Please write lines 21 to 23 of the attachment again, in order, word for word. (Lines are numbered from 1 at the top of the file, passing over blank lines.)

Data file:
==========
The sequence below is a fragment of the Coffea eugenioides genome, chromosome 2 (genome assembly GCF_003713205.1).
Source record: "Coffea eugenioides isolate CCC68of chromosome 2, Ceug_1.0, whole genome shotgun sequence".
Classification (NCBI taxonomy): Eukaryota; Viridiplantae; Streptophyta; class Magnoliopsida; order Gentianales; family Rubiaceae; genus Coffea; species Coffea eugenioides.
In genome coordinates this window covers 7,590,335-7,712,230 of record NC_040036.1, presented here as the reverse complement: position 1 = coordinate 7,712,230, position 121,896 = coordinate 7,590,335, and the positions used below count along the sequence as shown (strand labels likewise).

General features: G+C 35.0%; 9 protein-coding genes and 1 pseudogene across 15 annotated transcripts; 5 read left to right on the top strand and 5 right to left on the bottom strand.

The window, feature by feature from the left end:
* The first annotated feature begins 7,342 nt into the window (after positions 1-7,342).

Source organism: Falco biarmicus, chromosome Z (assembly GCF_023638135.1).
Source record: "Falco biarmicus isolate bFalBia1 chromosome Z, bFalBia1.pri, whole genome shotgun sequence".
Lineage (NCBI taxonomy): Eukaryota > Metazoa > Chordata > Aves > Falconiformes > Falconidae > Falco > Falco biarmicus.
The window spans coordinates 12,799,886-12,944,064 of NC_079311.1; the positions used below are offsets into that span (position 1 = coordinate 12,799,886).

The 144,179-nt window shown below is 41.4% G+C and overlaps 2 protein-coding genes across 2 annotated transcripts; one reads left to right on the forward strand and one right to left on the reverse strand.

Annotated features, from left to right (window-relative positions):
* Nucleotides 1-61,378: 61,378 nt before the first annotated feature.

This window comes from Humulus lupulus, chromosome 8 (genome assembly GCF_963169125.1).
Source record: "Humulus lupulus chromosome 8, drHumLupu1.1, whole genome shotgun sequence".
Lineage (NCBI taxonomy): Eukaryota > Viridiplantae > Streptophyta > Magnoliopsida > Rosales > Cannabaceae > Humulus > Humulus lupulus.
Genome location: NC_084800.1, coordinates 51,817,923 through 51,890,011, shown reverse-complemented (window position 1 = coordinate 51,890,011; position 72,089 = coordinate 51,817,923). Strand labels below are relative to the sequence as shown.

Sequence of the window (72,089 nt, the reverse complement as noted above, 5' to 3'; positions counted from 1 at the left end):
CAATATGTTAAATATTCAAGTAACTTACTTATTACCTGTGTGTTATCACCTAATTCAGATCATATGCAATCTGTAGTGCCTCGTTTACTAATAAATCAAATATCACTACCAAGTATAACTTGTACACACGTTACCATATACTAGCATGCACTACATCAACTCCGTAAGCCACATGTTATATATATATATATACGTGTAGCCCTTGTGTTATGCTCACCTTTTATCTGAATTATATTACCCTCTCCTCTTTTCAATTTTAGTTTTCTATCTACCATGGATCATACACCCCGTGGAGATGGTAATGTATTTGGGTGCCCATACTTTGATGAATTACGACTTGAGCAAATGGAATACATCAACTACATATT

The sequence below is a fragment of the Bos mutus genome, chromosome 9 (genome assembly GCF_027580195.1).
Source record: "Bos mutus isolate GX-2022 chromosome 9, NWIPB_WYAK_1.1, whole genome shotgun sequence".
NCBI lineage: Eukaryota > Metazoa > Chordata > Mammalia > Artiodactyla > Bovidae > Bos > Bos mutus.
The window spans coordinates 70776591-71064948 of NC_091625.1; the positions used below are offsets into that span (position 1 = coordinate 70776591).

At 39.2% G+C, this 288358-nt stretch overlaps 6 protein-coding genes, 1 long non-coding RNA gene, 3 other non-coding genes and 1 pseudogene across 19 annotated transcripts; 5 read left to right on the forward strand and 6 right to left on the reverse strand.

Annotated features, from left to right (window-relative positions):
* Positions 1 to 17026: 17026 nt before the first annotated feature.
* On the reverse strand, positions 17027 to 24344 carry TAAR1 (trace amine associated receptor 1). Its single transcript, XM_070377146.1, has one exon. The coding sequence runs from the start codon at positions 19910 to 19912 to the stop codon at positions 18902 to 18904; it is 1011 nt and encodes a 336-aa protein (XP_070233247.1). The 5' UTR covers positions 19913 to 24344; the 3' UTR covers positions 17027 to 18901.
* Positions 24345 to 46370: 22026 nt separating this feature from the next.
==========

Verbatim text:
The sequence below is a fragment of the Bos mutus genome, chromosome 9 (genome assembly GCF_027580195.1).
Source record: "Bos mutus isolate GX-2022 chromosome 9, NWIPB_WYAK_1.1, whole genome shotgun sequence".
NCBI lineage: Eukaryota > Metazoa > Chordata > Mammalia > Artiodactyla > Bovidae > Bos > Bos mutus.